Aims: (1) To determine the proportion of children evaluated for musculoskeletal pain in a paediatric primary care clinic over a three year period; (2) to describe the number of office visits due to musculoskeletal pain; (3) to categorise the more common presenting complaints; and (4) to characterise the aetiology of musculoskeletal pain in a paediatric primary care clinic.
Methods: Retrospective chart review of all children ⩾3 and <15 years of age evaluated in an urban paediatric primary care clinic in Madrid between 1 January 1997 and 31 December 1999.
Results: (1) A total of 317 children were evaluated for musculoskeletal pain throughout the study. The prevalence of musculoskeletal pain increased as children grew older, from 2.4–5.7% at age 3 to 27.5–36% at age 14. Regression analysis showed that age (OR 1.20) and gender (OR 0.75) were associated with MSP. (2) Musculoskeletal pain was reported in 397 of 6500 office visits (6.1%; 95% CI 5.5 to 6.7%). (3) Arthralgias and soft tissue pain represented 65% of the presenting musculoskeletal complaints. (4) Trauma was the most common aetiology, responsible for 44% of all musculoskeletal pain related office visits. Mechanical/overuse pathology (23.9%) and osteochondroses (10.3%) represented the second and third leading aetiologies.
Conclusions: Musculoskeletal pain is a common presenting complaint in primary care. The number of children presenting with musculoskeletal pain increases as they grow older, being particularly frequent among the adolescent population. The spectrum of aetiologies involved is limited, to the extent that three are responsible for almost 80% of cases.
- musculoskeletal pain
- limb pain
- primary care
- ER, emergency room
- MSP, musculoskeletal pain
- PPCC, paediatric primary care clinic
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It is common for children to complain of musculoskeletal pain (MSP). Surveys conducted in different countries at schools and paediatric clinics indicate that 4–15% of children develop skeletal pain.1–5 A prospective study revealed that 6% of the visits to a paediatric primary care clinic (PPCC) of children older than 3 years of age were for MSP.6 Despite the prevalence of MSP in paediatrics, there is limited information available regarding its epidemiology and aetiology at a primary care level.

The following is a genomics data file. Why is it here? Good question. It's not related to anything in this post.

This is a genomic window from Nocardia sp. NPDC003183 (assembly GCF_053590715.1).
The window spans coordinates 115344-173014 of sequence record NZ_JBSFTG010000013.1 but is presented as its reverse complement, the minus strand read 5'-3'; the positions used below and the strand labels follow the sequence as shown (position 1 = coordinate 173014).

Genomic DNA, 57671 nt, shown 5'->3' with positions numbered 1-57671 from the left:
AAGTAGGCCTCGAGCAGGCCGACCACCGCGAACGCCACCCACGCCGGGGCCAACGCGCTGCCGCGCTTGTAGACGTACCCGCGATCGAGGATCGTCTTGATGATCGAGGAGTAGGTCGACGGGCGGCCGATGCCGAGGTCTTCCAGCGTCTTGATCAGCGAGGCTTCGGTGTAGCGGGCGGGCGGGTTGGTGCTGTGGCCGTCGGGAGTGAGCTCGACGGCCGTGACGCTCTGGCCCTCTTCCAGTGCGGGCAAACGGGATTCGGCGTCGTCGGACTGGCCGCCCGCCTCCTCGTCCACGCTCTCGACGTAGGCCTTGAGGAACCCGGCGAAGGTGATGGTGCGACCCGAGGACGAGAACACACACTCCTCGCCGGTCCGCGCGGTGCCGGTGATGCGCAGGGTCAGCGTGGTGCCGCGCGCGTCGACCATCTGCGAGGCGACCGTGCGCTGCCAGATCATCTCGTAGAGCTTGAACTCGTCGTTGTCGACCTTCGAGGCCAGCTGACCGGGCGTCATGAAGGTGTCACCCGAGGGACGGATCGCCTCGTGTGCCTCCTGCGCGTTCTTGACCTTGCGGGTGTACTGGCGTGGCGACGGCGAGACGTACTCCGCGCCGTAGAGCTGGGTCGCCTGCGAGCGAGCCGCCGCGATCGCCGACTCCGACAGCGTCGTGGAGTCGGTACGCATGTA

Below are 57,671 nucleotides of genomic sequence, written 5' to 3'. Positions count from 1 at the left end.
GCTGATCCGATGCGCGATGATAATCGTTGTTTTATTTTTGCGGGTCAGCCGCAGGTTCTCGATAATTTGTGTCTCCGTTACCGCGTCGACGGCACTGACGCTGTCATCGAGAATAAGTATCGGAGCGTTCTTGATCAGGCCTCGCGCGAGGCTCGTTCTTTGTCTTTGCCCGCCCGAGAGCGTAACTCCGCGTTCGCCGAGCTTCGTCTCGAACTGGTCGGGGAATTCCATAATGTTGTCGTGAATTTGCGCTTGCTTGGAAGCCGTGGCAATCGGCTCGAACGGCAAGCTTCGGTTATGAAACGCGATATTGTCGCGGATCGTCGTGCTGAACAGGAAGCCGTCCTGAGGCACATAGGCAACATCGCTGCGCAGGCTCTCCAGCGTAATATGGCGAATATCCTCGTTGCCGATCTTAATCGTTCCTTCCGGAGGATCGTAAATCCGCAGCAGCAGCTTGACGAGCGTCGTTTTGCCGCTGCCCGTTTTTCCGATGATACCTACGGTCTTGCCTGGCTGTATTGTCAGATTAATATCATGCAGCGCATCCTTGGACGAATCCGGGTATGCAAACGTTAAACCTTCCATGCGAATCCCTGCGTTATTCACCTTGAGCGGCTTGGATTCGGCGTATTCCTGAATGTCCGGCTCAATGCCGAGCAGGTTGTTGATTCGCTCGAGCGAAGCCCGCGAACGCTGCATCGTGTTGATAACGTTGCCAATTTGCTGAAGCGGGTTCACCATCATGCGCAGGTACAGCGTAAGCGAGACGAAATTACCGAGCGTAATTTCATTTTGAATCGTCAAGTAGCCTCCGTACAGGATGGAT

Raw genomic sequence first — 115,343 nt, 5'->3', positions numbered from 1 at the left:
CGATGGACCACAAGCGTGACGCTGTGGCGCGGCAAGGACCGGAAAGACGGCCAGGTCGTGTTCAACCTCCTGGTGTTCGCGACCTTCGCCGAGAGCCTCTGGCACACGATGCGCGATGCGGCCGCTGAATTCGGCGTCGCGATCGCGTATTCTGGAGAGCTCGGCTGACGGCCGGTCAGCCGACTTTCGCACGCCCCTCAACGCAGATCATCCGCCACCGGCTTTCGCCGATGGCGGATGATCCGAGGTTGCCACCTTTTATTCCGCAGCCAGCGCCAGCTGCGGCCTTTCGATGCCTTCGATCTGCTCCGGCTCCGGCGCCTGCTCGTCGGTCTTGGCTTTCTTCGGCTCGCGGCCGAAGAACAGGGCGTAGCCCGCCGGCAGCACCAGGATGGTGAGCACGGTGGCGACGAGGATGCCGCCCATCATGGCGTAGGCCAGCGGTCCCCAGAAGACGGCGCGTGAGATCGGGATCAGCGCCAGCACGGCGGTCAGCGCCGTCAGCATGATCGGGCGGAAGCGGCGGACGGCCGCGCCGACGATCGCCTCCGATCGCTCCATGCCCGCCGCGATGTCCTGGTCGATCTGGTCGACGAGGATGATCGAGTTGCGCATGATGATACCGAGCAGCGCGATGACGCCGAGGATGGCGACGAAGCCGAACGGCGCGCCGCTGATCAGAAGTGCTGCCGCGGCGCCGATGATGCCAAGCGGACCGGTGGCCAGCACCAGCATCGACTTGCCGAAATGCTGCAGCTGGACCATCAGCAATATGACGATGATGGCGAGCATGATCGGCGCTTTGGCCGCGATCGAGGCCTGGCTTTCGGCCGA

The study was undertaken to determine the number of children ⩾3 and <15 years evaluated for MSP in a PPCC during a three year period, to determine the number of office visits due to MSP, to categorise the more common clinical presentations, and to characterize its aetiology.
PATIENTS AND METHODS
The medical records of all children presenting to a National Health Service (NHS) PPCC located in Madrid, Spain, between 1 January 1997 and 31 December 1999 were reviewed. Inclusion criteria were: (1) age of patients between 3 and 14 years; (2) musculoskeletal evaluation requested because of pain by the family/patient or due to emergency room (ER) follow up; and (3) clinical chart available for review. The age limits were determined by the NHS requirement of transferring patient care to family physicians at age 14 years, and by the low frequency of MSP in children younger than 3 years. The medical records of patients who transferred their care to another PPCC were available from October 1997 to December 1999 due to modification of the chart forwarding procedure, which permitted the PPCC to retain copies of transferred patient’s charts.